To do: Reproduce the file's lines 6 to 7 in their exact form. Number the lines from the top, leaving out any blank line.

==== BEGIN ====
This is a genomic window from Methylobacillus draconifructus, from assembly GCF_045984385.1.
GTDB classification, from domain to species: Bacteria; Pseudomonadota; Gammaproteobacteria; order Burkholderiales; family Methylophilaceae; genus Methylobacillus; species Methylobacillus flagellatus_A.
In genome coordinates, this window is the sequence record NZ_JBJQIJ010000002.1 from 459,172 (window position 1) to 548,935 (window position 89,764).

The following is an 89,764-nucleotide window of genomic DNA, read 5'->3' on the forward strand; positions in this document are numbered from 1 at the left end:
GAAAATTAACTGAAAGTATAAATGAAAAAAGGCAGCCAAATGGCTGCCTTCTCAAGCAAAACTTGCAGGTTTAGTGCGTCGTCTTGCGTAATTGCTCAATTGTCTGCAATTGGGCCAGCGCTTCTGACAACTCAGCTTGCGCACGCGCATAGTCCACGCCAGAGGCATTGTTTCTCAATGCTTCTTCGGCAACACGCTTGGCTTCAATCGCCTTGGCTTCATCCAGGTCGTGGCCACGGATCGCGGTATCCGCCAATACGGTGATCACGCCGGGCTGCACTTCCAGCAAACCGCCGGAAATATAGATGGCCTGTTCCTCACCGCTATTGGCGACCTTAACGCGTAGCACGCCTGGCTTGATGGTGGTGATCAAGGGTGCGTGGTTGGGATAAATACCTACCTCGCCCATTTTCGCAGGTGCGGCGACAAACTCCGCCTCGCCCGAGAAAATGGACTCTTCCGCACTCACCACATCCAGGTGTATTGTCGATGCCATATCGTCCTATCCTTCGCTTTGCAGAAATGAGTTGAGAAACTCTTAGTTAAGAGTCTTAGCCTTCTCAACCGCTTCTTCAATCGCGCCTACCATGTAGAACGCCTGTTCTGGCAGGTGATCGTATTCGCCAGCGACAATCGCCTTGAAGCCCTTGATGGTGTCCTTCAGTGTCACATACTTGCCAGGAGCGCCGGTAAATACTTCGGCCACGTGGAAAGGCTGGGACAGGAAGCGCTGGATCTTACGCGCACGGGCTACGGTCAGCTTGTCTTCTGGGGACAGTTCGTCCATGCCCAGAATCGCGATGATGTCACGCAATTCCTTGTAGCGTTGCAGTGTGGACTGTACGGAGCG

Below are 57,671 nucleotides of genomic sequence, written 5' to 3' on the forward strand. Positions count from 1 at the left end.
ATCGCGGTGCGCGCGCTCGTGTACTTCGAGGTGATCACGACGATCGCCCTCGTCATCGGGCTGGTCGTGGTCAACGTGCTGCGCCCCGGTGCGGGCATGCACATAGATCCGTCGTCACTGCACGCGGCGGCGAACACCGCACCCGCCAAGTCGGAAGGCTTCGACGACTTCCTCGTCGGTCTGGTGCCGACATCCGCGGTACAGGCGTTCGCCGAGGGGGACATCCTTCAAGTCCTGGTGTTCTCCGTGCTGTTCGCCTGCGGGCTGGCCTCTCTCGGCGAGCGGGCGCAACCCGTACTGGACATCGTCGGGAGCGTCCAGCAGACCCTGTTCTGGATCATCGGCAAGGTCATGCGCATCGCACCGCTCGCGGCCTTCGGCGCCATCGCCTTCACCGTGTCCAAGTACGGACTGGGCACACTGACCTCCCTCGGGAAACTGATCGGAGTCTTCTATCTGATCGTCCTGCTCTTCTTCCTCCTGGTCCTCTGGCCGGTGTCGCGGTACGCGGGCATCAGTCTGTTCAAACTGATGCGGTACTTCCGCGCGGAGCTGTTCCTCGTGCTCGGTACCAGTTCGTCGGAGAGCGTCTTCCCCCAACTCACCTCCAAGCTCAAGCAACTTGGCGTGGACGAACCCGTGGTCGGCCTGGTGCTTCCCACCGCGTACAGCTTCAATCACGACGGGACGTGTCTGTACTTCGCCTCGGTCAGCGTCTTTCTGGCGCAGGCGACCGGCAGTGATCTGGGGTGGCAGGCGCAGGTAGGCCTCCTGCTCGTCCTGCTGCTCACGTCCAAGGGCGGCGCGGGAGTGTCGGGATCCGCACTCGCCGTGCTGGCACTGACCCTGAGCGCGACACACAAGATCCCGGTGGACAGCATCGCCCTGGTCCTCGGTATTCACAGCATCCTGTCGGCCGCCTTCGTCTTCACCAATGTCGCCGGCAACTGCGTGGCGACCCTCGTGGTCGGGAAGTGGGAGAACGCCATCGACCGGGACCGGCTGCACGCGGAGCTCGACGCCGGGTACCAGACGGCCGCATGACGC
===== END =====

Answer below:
Below are 57,671 nucleotides of genomic sequence, written 5' to 3' on the forward strand. Positions count from 1 at the left end.
ATCGCGGTGCGCGCGCTCGTGTACTTCGAGGTGATCACGACGATCGCCCTCGTCATCGGGCTGGTCGTGGTCAACGTGCTGCGCCCCGGTGCGGGCATGCACATAGATCCGTCGTCACTGCACGCGGCGGCGAACACCGCACCCGCCAAGTCGGAAGGCTTCGACGACTTCCTCGTCGGTCTGGTGCCGACATCCGCGGTACAGGCGTTCGCCGAGGGGGACATCCTTCAAGTCCTGGTGTTCTCCGTGCTGTTCGCCTGCGGGCTGGCCTCTCTCGGCGAGCGGGCGCAACCCGTACTGGACATCGTCGGGAGCGTCCAGCAGACCCTGTTCTGGATCATCGGCAAGGTCATGCGCATCGCACCGCTCGCGGCCTTCGGCGCCATCGCCTTCACCGTGTCCAAGTACGGACTGGGCACACTGACCTCCCTCGGGAAACTGATCGGAGTCTTCTATCTGATCGTCCTGCTCTTCTTCCTCCTGGTCCTCTGGCCGGTGTCGCGGTACGCGGGCATCAGTCTGTTCAAACTGATGCGGTACTTCCGCGCGGAGCTGTTCCTCGTGCTCGGTACCAGTTCGTCGGAGAGCGTCTTCCCCCAACTCACCTCCAAGCTCAAGCAACTTGGCGTGGACGAACCCGTGGTCGGCCTGGTGCTTCCCACCGCGTACAGCTTCAATCACGACGGGACGTGTCTGTACTTCGCCTCGGTCAGCGTCTTTCTGGCGCAGGCGACCGGCAGTGATCTGGGGTGGCAGGCGCAGGTAGGCCTCCTGCTCGTCCTGCTGCTCACGTCCAAGGGCGGCGCGGGAGTGTCGGGATCCGCACTCGCCGTGCTGGCACTGACCCTGAGCGCGACACACAAGATCCCGGTGGACAGCATCGCCCTGGTCCTCGGTATTCACAGCATCCTGTCGGCCGCCTTCGTCTTCACCAATGTCGCCGGCAACTGCGTGGCGACCCTCGTGGTCGGGAAGTGGGAGAACGCCATCGACCGGGACCGGCTGCACGCGGAGCTCGACGCCGGGTACCAGACGGCCGCATGACGC